Even reducing response times by a minute can mean all the difference between a patient dying of a heart attack or not. It can also mean the difference between putting out that building fire or not.

Heavy traffic can slow emergency vehicles to a crawl, even halt them. This can increase emergency response times, sometimes with fatal consequences. STROBECOM II works by giving emergency vehicles a green light as they approach a major intersection.

In effect, STROBECOM II preempts the traffic control systems. At the same time, the lights cycle to red for all conflicting approach roads. This means traffic will be moving as quickly as possible on the approach road the emergency vehicle is using. Congestion is reduced and queues are avoided.

The STROBECOM II system requires the installation of specialized electronic equipment. An optical transmitter is mounted on the roof or light bar of the emergency vehicle. Integrated with the emergency lights, this transmitter emits a rapid-flashing Xenon strobe light. Intersections equipped with TOMAR optical detectors lock onto the strobe light from as far away as 2500 feet.

An Optical System Processor connected to the traffic controller receives these optical signals. First, it verifies that the approaching vehicle is a valid emergency response unit. If so, it sends a preemption request to the traffic controller, which in turn cycles the lights according to a predetermined algorithm. Multiple approaching emergency vehicles can be prioritized if required.

The oncoming emergency vehicle receives a green light within 3 seconds, straight from red if necessary. If the light is already green, it stays green. The traffic signals in all other directions change first to yellow, then red. Once all conflicting traffic signals have turned red, a floodlight on the traffic signal cross-arm will flash. This alerts the emergency vehicle driver that the preemption system has activated and he has free passage.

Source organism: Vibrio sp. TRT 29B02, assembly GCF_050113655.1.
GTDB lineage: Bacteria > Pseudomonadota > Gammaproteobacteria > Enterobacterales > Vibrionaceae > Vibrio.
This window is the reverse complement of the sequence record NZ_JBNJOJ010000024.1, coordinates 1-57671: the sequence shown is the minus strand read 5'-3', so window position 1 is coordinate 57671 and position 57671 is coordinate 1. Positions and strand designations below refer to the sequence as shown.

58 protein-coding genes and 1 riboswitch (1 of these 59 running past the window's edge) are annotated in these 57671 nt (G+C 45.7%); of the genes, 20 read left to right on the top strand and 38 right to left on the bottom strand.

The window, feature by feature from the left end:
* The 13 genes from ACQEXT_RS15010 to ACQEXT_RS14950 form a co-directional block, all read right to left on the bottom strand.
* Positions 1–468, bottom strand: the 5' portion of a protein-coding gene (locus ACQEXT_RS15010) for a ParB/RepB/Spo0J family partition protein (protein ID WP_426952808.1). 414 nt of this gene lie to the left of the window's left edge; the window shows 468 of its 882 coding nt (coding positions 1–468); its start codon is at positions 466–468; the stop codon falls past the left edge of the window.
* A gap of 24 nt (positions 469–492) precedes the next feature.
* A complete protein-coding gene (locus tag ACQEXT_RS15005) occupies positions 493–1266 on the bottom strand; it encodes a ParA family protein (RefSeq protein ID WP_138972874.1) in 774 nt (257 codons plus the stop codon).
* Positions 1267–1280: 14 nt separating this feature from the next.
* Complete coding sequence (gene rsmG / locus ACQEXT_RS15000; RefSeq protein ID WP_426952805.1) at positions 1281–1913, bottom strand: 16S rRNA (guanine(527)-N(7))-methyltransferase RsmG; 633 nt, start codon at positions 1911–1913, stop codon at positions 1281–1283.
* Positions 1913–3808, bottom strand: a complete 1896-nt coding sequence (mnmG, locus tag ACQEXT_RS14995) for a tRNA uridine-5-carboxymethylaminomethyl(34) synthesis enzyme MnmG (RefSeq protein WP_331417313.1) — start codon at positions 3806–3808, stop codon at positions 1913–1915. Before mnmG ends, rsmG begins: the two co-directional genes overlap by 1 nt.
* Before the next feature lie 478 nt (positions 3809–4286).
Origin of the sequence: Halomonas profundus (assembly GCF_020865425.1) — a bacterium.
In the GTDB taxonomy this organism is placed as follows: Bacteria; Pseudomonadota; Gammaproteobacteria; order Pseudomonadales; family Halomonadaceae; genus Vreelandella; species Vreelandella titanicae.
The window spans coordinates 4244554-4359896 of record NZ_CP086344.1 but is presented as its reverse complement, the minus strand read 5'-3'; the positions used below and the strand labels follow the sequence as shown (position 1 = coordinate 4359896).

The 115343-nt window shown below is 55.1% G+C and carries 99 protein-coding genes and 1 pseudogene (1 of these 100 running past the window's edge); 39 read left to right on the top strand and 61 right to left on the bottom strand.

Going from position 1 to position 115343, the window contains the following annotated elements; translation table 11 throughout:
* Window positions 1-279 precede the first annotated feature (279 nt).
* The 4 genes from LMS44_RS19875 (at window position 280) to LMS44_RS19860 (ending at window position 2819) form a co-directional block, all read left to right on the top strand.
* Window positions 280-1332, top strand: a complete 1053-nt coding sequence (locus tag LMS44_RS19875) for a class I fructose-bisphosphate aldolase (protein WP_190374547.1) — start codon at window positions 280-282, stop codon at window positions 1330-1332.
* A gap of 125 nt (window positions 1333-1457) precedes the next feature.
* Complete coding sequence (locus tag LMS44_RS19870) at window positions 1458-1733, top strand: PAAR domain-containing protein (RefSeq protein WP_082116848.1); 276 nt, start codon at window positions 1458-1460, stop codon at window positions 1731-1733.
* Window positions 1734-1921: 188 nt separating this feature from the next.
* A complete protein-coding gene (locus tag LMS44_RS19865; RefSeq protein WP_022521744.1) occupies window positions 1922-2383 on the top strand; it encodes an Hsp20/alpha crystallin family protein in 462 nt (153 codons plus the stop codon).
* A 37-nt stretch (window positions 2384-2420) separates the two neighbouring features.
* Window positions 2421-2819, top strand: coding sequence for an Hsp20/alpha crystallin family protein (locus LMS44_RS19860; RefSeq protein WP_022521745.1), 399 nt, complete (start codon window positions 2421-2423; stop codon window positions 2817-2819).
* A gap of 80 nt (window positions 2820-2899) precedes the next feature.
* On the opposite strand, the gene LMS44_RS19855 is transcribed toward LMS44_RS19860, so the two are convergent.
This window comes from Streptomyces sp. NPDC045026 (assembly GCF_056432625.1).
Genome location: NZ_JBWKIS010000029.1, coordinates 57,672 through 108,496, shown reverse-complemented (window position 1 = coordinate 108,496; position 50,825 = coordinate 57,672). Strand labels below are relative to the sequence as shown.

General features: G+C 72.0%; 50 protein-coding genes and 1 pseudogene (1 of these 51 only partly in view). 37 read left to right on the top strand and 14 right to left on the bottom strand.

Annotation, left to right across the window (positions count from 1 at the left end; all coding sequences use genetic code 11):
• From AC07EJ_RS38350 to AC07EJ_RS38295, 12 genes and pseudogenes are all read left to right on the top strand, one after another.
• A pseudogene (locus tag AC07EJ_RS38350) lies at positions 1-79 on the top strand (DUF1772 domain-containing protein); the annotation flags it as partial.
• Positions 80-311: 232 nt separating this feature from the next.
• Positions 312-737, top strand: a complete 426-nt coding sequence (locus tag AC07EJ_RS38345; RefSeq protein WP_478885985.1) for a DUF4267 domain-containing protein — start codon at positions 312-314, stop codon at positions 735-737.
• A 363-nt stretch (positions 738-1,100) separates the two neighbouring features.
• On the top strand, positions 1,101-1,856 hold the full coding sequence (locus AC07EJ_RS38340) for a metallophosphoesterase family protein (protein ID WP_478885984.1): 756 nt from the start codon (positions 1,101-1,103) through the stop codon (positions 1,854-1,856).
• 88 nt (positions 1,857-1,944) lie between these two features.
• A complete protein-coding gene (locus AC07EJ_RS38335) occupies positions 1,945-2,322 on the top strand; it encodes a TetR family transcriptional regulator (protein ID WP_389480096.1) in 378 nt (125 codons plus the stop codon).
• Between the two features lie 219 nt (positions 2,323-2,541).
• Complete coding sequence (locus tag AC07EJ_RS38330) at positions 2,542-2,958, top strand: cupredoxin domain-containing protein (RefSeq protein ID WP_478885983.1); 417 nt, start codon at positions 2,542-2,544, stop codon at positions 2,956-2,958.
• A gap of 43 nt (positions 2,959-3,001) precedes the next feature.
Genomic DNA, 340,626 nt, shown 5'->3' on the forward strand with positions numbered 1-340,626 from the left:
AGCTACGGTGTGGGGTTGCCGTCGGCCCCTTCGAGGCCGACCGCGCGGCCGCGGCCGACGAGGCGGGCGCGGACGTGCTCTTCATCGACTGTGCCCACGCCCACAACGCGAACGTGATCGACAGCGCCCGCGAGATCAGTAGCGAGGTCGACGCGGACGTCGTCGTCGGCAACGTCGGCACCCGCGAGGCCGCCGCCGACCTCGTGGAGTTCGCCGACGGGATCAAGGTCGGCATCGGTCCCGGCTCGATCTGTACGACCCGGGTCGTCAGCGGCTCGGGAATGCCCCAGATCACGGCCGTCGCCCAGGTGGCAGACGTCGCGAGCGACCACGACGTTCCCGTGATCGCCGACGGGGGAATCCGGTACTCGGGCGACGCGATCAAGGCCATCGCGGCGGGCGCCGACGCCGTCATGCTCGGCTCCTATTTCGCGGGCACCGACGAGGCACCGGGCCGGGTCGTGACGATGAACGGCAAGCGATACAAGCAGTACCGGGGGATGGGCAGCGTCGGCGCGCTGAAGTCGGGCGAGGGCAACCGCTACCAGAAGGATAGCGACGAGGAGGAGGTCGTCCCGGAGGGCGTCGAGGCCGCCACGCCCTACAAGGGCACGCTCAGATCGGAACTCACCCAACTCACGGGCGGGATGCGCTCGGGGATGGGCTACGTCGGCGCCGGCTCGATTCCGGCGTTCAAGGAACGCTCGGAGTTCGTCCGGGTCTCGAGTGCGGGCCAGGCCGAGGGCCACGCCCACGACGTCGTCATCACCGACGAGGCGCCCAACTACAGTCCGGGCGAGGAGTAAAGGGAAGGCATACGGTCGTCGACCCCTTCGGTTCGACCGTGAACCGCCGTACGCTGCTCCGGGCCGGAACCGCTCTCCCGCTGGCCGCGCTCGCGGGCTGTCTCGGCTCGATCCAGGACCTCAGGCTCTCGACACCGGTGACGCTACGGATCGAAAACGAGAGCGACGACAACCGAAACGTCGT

Once the emergency vehicle has passed, the strobe light will break contact with the traffic controller. Normal traffic signal cycling resumes for that intersection. There’s also an automatic shutoff installed as standard in TOMAR optical emitters. This will switch off the strobe light when the vehicle is in park or neutral, helping prevent intersection gridlock.

TOMAR’S Fire Station Mounted Emitter System (FSEMIT) is another great innovation saving lives. FSEMIT allows crews to clear traffic from nearby intersections while they’re still preparing the fire truck. A simple push of a button preempts the traffic signals in the fire truck’s favor for a predetermined time. FSEMIT enables traffic congestion to be cleared in advance outside the fire station exit. The fire truck gets off to a good start by exiting the station onto an empty road.

Quicker emergency response times combined with safer driving reduces fatalities and injuries. The lives of those saved are not only the emergency responders and their patients, but often civilians caught in the same traffic.

Both the STROBECOM II and FSEMIT systems can quickly pay for themselves if installed at strategic intersections. Just saving the cost of one emergency vehicle crash, certainly one expensive lawsuit, will mean it is money well invested.